Paper dresses with iconic images have made Sarah Caplan
a fashion poster child.
by Marina Berio '88
from her Manhattan design studio, a pregnant Sarah Caplan '88
proves that her innovative paper wardrobe doubles just fine
as maternity wear. An Oberlin art major-turned-clothing designer,
Caplan has created a respected niche in the fashion world with
her wearable, bold, postmodern dresses that speak volumes about
our society. Her clothing line, which evolved from poster dresses
to jackets, vests, and skirts, has attracted reviews in dozens
of media outlets. Even the esteemed Fashion Institute of Technology
houses her works in its museum's permanent collection--not bad
for an artist with little professional fashion experience.
remember photocopying a 1960s picture of a woman wearing a
paper dress with an image of Bob Dylan on the front, which
I had found in a book in the art museum library at Oberlin,"
Caplan says. "Thirteen years later I still have the print
and keep it on my wall for inspiration."
put a millennial spin on the concept first introduced by
Scott Paper Company in 1966 to promote colored toilet paper
and paper towels. Half a million op-art and psychedelic-patterned
paper dresses sold for $1.25 apiece, igniting a fad that
even the Duchess of Windsor embraced.
paper-thin concept? Hardly. The disposable dresses of the
'60s were part of a much broader social movement. As we
evolved into a use-and-toss society, consumers became accustomed
to throwaway cutlery, diapers, and containers. Why not throwaway
fashion? While strolling through New York City eight years
ago, Caplan stumbled upon a street vendor selling one of
these vintage paper poster dresses for a mere $2. "They
were worth up to $1,000 at the time based on a Sotheby's
auction," she exclaims. "And that was before eBay!"
wore her acquisition to a museum opening and was photographed
by fashion trendwatcher Bill Cunningham for The New York
Times style section. "The dress had a huge image of a woman's
eye," she says. "I just couldn't believe the response it
experience inspired her to reinvent the design classic for
the millennial set. She ditched the original disposable
paper for Tyvek, a biodegradable, water-resistant, high-density
polyethylene manufactured by DuPont that is surprisingly
durable (ever try to rip a FedEx envelope?) and machine
washable. The fabric gets softer and more wrinkled with
each wear and wash, but it lasts. Perfect for a population
that has replaced the word disposable with recyclable.
kept the original design, an A-line cut, which is deliberately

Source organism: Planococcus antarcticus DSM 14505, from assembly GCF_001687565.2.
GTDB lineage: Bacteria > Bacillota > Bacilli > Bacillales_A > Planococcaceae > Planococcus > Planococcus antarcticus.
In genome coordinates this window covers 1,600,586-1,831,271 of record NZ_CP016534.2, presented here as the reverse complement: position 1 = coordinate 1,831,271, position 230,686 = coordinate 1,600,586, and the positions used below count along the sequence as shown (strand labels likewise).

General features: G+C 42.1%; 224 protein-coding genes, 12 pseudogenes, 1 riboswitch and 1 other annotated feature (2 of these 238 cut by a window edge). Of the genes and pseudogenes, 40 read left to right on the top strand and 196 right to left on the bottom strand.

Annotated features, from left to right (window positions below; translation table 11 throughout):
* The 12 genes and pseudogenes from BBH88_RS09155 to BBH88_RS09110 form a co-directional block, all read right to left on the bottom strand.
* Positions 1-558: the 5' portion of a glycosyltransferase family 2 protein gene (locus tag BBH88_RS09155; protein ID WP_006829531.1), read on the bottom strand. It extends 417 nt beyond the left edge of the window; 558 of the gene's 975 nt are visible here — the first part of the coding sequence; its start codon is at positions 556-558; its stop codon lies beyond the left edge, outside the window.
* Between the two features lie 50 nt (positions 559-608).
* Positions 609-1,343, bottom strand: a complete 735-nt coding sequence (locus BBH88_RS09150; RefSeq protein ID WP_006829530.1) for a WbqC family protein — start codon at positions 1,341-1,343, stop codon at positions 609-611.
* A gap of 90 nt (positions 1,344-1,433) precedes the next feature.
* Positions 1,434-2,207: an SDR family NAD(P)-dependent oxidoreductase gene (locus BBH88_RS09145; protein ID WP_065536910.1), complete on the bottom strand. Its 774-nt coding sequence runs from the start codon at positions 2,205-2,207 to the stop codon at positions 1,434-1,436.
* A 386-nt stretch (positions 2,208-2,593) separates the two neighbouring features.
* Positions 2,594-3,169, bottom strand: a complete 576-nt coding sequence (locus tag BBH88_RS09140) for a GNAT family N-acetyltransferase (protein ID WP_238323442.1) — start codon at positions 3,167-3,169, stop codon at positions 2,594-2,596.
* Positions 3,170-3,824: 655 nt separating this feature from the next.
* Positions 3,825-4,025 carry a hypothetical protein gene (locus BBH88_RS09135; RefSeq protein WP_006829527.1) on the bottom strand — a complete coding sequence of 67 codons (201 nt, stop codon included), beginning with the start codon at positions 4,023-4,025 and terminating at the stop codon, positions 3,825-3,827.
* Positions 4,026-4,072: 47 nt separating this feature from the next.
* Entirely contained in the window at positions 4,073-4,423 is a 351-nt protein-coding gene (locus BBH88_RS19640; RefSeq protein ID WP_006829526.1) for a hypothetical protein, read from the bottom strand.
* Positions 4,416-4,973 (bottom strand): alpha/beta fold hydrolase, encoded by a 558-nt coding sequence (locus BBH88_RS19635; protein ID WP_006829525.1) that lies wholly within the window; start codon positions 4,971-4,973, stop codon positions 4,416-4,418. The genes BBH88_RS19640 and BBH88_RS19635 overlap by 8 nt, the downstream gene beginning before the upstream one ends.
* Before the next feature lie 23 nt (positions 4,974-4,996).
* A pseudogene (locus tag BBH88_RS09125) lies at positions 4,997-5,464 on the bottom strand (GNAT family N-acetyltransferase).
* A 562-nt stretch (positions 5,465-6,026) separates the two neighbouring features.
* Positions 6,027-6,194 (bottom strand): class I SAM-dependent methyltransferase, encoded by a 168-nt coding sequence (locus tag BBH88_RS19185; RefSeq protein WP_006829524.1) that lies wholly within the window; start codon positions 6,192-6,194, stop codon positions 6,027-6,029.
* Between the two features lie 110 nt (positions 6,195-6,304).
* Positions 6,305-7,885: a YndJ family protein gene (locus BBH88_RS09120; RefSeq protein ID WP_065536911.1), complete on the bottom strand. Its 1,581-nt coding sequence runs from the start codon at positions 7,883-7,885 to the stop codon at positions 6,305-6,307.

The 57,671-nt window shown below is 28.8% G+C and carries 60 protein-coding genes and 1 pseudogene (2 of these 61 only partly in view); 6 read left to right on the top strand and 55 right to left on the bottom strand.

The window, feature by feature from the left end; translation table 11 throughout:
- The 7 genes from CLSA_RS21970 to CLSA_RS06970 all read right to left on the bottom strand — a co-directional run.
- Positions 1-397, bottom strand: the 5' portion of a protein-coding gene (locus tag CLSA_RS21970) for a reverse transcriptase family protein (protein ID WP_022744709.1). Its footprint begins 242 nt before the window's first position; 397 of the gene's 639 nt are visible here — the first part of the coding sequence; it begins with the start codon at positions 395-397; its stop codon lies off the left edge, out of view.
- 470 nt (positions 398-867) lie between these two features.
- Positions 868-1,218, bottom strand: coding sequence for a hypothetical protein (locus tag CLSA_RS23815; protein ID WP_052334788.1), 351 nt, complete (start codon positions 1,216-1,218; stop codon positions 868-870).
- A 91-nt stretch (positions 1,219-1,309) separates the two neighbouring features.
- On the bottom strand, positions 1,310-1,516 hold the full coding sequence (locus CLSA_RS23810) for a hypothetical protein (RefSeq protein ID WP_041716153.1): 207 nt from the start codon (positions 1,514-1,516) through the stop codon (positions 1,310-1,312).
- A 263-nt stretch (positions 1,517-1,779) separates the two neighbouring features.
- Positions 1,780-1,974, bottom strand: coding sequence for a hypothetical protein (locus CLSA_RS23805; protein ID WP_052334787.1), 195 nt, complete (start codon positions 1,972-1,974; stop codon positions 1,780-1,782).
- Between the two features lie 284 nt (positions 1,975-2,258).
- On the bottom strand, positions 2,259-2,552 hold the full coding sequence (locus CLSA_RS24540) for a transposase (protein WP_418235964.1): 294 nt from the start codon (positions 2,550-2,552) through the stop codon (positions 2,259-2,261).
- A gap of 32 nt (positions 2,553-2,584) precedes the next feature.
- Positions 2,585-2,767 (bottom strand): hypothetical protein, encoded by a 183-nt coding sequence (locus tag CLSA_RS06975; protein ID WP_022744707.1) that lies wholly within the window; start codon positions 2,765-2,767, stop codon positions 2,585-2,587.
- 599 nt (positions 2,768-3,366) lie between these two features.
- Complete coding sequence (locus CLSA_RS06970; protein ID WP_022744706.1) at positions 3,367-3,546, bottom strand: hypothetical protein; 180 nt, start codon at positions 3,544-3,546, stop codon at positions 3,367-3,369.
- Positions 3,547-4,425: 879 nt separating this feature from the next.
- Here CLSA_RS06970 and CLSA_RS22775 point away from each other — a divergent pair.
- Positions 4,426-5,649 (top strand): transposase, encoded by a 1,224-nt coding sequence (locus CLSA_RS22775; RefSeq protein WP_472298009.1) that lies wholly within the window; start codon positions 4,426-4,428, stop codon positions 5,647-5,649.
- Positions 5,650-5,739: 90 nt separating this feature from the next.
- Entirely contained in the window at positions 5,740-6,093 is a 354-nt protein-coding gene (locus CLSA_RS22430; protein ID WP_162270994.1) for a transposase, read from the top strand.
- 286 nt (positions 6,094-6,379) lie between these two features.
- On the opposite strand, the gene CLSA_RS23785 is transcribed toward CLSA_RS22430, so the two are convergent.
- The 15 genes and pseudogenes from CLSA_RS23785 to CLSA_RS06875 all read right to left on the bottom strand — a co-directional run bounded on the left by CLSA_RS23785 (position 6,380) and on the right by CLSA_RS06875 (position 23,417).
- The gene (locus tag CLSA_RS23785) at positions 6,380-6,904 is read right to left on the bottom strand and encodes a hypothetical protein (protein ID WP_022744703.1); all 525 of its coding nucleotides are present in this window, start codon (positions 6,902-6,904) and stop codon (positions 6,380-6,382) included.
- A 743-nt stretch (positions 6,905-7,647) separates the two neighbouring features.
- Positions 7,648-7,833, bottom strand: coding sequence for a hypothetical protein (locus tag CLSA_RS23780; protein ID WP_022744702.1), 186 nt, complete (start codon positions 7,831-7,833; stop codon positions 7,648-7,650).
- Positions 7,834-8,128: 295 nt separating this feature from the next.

simple and offers a wide canvas for the attention-grabbing
pictures, but flowers and psychedelia were replaced with
powerful images reflective of a bigger, faster mentality:
a satellite dish, an opened-mouth shark, the World Trade
towers, a lightning storm, and a surfer cresting a massive
wave. "It's all about speed now," Caplan says. "Things are
spinning out of control with technology and communications.
Time is out of balance."
suit, she named her company MPH (Miles Per Hour), emphasizing
that her designs are abstract art items first, articles
of clothing second. "This project was more of an artistic
endeavor than pure fashion design," she says. "While fashion
wasn't my number one priority in college, I always felt
it had an undeniable seductive power and could be used just
as any medium can to express artistic notions. Oberlin had
a great art department and really encouraged me to question,
think critically, delve, push the boundaries.
wanted these dresses to be conceptual; something with an
idea behind them," she adds. "Not something that changed
with the whims of fashion."
issue of Financial Times last year credited Caplan with being
well ahead of the trend, citing a recent Paris exhibition,
Papiers a la Mode, which displayed intricate dresses made
entirely of paper. Caplan's creations sell at retail stores
in New York and through her website (www.mph-nyc.com).
her next designs she has several ideas, working with advertising
images among them. "I find advertising annoying, as it's
so ubiquitous. Even New York City has buckled and now allows
billboards to invade what was a pristine urban landscape."
she says, have been boiled down to stark, recognizable imagery
("think Marlboro Man or the Nike swoosh") that need no words
or explanation. "Advertising has replaced art in its power
to sway, manipulate, and seduce us. In many cases, the ads
are confusing, yet the public has an instant, visceral response
and wants to buy into the fantasy.
me, using these images on my dresses would be a commentary
on what powers are at play in our lives, what guides us
in our consumer-based culture."
Parker is the executive
editor of Smock, a glossy publication that fuses contemporary
art with fashion, style, and design.